As Trump mulls a Paris exit, climate advocates pivot to the private sector

U.S. President Donald Trump. Photo by: Shealah Craighead / The White House

Key takeaways:

The White House has postponed a meeting to discuss whether the United States should stay in or leave the Paris climate agreement.

This week, negotiators are meeting in Bonn, Germany, to set the technical “rulebook” for implementing the climate change treaty.

U.S. climate advocates are hedging against Trump’s decision and looking to businesses and cities to lead on climate action.

The White House has pushed back a meeting between President Donald Trump and key advisors to decide whether to maintain or scrap United States commitments to the Paris Agreement on climate change. Uncertainty about the U.S. position has clouded international climate change cooperation since Trump was elected.

Trump was scheduled to meet Tuesday with key advisors to discuss whether the U.S. should stay in or leave the international treaty that aims to reduce global carbon emissions and support climate change adaptation in developing countries. Trump advisors who advocate leaving the Paris Agreement appear to have gained the upper hand in recent days, and climate action advocates are hedging against an unsupportive White House by pressing business and city leaders to take the reins.

It is not clear why the meeting was postponed or when it will occur. Trump’s decision is expected before the G-7 meetings later this month in Italy, where international climate change policy will be on the agenda. An official announcement — or leaked information — could come sooner than that.

The White House deliberations were meant to take place at the same time climate diplomats are working in Bonn, Germany, to assemble a technical “rulebook” to guide implementation of the Paris Agreement. Since U.S. delegates to this “intersessional” meeting — sandwiched between the last climate conference in Marrakech and the next one in Bonn — don’t know what their government’s international climate policy will be, their influence in shaping the Paris Agreement’s implementation rules is likely to be limited.

“Now that the climate leadership that delivered the Paris Agreement is faltering, we should focus on building a new, collective and more inclusive one that taps into the great potential of cities, businesses and civil society.”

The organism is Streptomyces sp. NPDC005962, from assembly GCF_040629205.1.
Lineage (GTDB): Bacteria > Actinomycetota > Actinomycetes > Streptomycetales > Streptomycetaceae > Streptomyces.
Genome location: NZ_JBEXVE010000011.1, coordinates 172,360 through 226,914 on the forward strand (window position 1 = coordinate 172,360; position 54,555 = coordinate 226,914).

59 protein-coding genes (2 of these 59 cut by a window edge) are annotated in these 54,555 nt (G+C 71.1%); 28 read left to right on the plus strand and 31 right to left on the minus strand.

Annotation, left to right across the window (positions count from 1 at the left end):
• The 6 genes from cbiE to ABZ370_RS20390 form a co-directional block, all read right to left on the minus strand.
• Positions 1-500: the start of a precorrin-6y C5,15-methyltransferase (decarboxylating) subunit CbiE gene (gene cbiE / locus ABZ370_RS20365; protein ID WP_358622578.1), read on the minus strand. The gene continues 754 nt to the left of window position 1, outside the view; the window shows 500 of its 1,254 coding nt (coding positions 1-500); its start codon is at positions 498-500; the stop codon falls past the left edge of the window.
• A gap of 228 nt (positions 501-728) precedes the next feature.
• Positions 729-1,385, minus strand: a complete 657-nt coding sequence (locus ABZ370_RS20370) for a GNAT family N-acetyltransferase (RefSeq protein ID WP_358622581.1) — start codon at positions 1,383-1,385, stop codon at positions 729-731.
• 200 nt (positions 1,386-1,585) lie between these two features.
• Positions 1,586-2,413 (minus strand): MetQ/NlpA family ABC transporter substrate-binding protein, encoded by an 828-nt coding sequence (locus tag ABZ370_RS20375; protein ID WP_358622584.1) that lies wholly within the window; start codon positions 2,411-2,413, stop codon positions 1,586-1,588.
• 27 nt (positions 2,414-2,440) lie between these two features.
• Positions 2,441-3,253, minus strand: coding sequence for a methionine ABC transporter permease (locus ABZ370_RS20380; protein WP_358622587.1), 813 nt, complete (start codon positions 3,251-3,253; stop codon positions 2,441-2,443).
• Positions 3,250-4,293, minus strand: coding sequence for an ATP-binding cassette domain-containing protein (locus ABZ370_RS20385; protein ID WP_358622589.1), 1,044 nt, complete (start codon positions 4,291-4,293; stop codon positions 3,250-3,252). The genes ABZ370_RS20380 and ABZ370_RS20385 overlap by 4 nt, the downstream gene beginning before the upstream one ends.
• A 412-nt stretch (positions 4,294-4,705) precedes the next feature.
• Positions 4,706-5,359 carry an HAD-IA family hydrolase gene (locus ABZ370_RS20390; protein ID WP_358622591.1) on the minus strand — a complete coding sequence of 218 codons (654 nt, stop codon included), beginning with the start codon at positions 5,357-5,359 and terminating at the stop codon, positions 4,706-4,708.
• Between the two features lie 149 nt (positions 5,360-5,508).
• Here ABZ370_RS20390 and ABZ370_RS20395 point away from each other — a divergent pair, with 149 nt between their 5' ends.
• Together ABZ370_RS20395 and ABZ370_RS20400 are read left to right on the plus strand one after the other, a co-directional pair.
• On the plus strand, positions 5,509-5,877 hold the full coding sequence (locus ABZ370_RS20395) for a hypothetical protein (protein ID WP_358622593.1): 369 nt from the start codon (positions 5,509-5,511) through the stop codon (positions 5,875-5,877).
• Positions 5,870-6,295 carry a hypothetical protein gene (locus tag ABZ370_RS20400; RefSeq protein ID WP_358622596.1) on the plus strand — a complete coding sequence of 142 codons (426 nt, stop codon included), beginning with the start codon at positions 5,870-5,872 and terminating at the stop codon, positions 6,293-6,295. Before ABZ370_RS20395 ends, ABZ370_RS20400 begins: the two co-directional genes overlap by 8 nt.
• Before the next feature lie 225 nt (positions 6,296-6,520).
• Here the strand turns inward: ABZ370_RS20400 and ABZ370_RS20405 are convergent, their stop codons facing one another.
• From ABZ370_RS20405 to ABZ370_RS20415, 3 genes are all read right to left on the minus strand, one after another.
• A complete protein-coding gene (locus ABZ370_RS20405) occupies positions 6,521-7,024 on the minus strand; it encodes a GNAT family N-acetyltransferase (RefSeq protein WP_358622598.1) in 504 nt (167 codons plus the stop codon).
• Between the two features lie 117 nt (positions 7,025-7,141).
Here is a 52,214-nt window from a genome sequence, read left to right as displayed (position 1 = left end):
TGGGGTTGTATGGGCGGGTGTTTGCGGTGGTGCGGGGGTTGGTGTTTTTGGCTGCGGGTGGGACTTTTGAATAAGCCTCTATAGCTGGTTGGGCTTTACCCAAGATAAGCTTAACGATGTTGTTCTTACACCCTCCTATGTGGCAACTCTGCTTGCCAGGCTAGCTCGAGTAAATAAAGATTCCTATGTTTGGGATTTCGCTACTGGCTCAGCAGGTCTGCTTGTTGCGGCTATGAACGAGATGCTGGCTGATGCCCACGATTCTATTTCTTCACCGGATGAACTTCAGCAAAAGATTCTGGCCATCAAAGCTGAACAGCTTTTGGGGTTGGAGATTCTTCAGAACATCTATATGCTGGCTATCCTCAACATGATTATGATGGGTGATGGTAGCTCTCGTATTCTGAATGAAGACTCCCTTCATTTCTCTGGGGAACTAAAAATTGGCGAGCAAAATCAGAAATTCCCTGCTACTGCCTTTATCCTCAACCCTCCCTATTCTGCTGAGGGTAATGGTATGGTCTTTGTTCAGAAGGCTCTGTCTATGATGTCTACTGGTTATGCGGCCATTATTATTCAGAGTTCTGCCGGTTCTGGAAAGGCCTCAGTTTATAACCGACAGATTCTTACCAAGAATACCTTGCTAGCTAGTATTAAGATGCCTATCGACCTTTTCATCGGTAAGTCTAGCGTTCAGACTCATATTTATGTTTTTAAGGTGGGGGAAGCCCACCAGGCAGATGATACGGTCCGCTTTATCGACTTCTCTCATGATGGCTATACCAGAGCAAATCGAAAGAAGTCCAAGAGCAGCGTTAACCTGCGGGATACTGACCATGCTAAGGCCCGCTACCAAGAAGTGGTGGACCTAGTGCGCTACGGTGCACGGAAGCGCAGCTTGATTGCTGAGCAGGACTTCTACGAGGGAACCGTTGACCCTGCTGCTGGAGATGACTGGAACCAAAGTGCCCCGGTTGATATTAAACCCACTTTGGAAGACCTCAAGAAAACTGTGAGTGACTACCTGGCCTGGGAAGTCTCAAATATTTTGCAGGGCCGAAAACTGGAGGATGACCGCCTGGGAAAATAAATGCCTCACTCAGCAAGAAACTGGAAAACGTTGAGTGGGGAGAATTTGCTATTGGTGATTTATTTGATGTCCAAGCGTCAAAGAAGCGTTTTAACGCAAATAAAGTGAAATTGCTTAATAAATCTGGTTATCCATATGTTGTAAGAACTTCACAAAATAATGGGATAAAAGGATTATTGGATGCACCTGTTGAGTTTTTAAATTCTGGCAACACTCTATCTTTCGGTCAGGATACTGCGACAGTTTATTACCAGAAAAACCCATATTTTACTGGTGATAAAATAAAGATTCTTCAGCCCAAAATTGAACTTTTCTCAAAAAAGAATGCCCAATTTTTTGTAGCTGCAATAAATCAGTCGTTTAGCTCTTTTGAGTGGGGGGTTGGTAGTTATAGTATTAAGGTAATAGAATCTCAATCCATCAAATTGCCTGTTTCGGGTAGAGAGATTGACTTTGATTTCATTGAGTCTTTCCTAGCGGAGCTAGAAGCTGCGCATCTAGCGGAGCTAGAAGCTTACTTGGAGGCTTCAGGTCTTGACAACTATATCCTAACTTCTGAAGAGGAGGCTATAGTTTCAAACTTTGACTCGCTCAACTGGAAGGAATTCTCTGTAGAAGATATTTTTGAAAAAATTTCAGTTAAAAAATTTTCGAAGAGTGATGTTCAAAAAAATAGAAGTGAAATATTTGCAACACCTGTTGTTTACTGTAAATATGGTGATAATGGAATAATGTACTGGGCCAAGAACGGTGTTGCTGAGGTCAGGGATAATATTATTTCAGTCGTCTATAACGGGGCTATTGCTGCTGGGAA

— Gino Van Begin, secretary general of Local Governments for Sustainability

Regardless of Trump’s decisions, advocates say they aren’t expecting to see climate leadership from the White House. Instead, they working to build a new climate action coalition among businesses and sub-national leaders.

“Now that the climate leadership that delivered the Paris Agreement is faltering, we should focus on building a new, collective and more inclusive one that taps into the great potential of cities, businesses and civil society. If nations are not going to be pulled from above, they can be pushed from below," said Gino Van Begin, secretary general of Local Governments for Sustainability, at a press briefing in Bonn Monday.

Many major companies, including some of the world’s largest energy producers, have stated their support for continued U.S. engagement in the agreement. Last month businesses including Apple, Google, DuPont and Shell wrote a letter to Trump urging him to maintain U.S. engagement with the Paris Agreement.

City leaders aim to weather Trump's climate change backslide

In the age of Trump, mayors will lead on climate change action — and nations will follow, said former New York City Mayor Michael Bloomberg.

If Trump does withdraw the U.S. from the treaty, businesses should expect to see even more pressure from citizens frustrated by the federal government’s backtracking, said Heather Coleman, climate and energy director at Oxfam.